According to the Book of Genesis, mankind itself is an icon of God, who is Himself the “iconographer.” “Then God said, ‘Let Us make man in Our image, according to Our likeness; let them have dominion over the fish of the sea, over the birds of the air, and over the cattle, over all the earth and over every creeping thing that creeps on the earth.’ So God created man in His own image; in the image of God He created him; male and female He created them” (Genesis 1:26-27). In his ability to order creation (and in so many other ways as well) man images the Creator, who is Himself the image of the Father. The Church Fathers saw a significant difference between the Son as the perfect icon of the Father and mankind as the scarred and broken image of the Creator. To explain man’s fallen condition many Fathers made a distinction between the two terms used in Genesis. They saw the image of God in man to be permanent if scarred but the likeness to have been lost. It would only be in the incarnation of Jesus that man would once more become both image and likeness of God. While the Son of God is the perfect image or icon of the Father, every human being is in some imperfect way God’s image. A believer convinced of this teaching reveres every human being as an icon of God.

The Temple, Icon of Paradise

The Scriptures also contain examples of material images which are described as made according to a spiritual model. The tabernacle or portable sanctuary in the desert was constructed by Moses in accordance with “the pattern of the tabernacle, and of all its furniture” (Exodus 25:40) revealed to him by God. In the New Testament the temple of Jerusalem and its furnishings, which had become Israel’s permanent sanctuary, are described as “copies of the heavenly things” (Hebrews 9:23), images of a reality in the heavens. But which spiritual realities does the temple represent? Many Scripture commentators find the key in this verse from Psalm 78: “He built his sanctuary like the high heavens, like the earth, which he has founded forever” (Psalms 78:69). The temple, they believe, was designed as an icon of creation. According to this view, the results of each day of Creation (cf., Genesis 1) are symbolically reflected in the temple and its furnishings. As described above, the light of day one of Creation can be interpreted as the glory of God and those who dwelled with Him. The temple veil would then symbolize the “firmament” as the primary division between heaven and earth. The bread of presence represents the grass and herbs of the earth, the lampstand represents the sun, moon and stars, the cherubim represent the birds, and the high priest represents mankind at worship, Adam the priest of creation. The temple is thus understood by many Jews as well as Christians as an icon of the universe. God’s creation was no longer recognizable as His temple; an icon – the tabernacle and the temple – was needed to represent it.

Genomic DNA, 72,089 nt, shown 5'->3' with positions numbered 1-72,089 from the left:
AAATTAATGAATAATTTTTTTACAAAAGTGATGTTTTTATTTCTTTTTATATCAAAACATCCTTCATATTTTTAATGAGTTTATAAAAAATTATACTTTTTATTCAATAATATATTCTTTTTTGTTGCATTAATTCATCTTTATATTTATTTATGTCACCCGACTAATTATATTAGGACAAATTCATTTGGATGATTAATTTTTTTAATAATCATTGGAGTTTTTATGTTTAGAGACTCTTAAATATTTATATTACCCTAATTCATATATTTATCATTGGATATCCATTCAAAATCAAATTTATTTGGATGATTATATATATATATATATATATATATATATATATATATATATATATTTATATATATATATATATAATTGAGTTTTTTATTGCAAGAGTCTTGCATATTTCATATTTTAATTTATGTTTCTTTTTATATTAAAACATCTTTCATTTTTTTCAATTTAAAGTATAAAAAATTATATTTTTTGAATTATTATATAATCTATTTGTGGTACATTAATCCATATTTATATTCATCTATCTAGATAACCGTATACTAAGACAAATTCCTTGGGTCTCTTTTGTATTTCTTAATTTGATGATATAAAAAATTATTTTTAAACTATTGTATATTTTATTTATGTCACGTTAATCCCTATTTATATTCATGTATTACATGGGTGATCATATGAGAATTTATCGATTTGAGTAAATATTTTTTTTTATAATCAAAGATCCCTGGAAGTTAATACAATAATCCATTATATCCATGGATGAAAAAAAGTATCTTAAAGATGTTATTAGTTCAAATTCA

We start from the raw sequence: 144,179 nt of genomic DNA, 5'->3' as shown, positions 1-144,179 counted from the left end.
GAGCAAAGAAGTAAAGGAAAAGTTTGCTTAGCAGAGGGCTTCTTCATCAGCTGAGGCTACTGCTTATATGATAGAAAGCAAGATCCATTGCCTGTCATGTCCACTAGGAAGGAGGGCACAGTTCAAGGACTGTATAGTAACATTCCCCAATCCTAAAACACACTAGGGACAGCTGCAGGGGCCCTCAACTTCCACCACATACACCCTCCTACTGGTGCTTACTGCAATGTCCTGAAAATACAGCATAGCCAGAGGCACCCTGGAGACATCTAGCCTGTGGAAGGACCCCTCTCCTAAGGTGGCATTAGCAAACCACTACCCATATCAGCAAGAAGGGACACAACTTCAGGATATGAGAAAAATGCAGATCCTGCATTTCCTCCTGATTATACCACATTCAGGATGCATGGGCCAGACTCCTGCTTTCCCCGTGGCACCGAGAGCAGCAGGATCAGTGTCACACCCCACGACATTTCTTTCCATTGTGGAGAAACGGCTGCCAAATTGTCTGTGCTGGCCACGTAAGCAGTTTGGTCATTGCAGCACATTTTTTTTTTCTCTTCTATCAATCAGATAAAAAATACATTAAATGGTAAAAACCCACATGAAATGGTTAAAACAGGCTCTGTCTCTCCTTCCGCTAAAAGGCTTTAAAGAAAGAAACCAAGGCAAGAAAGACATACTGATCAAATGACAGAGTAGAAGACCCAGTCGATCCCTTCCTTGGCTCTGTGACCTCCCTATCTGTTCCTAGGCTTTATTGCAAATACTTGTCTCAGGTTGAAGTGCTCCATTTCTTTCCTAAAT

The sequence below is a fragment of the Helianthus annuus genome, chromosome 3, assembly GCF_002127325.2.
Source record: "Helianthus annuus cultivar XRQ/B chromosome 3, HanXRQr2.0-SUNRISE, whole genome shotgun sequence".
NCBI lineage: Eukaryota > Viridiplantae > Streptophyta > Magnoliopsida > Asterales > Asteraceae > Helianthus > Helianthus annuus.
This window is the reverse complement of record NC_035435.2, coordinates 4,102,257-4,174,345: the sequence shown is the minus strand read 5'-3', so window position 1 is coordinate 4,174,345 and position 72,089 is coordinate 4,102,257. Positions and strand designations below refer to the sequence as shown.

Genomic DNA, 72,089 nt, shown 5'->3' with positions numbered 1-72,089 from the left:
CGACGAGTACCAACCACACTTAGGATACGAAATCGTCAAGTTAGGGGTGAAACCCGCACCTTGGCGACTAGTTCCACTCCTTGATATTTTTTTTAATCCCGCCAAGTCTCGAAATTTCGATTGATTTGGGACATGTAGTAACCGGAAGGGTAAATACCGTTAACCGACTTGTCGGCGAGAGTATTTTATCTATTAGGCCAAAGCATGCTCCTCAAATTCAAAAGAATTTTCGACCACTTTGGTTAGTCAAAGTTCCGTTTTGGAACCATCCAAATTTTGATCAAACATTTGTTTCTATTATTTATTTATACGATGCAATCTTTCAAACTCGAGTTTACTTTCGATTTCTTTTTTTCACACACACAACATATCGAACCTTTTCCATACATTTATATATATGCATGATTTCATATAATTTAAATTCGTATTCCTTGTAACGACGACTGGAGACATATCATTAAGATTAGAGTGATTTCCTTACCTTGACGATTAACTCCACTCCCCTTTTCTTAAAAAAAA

Icons of an Icon

In the Epistle to the Hebrews the mystery of our salvation is described in terms of the Yom Kippur liturgy of the Jewish temple: “For Christ has entered, not into a sanctuary made with hands, a copy of the true one, but into heaven itself, now to appear in the presence of God on our behalf. Nor was it to offer himself repeatedly, as the high priest enters the Holy Place yearly with blood not his own; for then he would have had to suffer repeatedly since the foundation of the world. But as it is, he has appeared once for all at the end of the age to put away sin by the sacrifice of himself. And just as it is appointed for men to die once, and after that comes judgment, so Christ, having been offered once to bear the sins of many, will appear a second time, not to deal with sin but to save those who are eagerly waiting for him” (Hebrews 9:24-28). The living icon of Christ’s sacrifice is, of course, the Divine Liturgy, in which the holy gifts are brought into the holy of holies “beyond the veil.” As the Jewish temple was an icon of the worshipping world, our oblation is an icon of the sacrifice of Christ – an icon of the eternal reality! Glory to God for all things.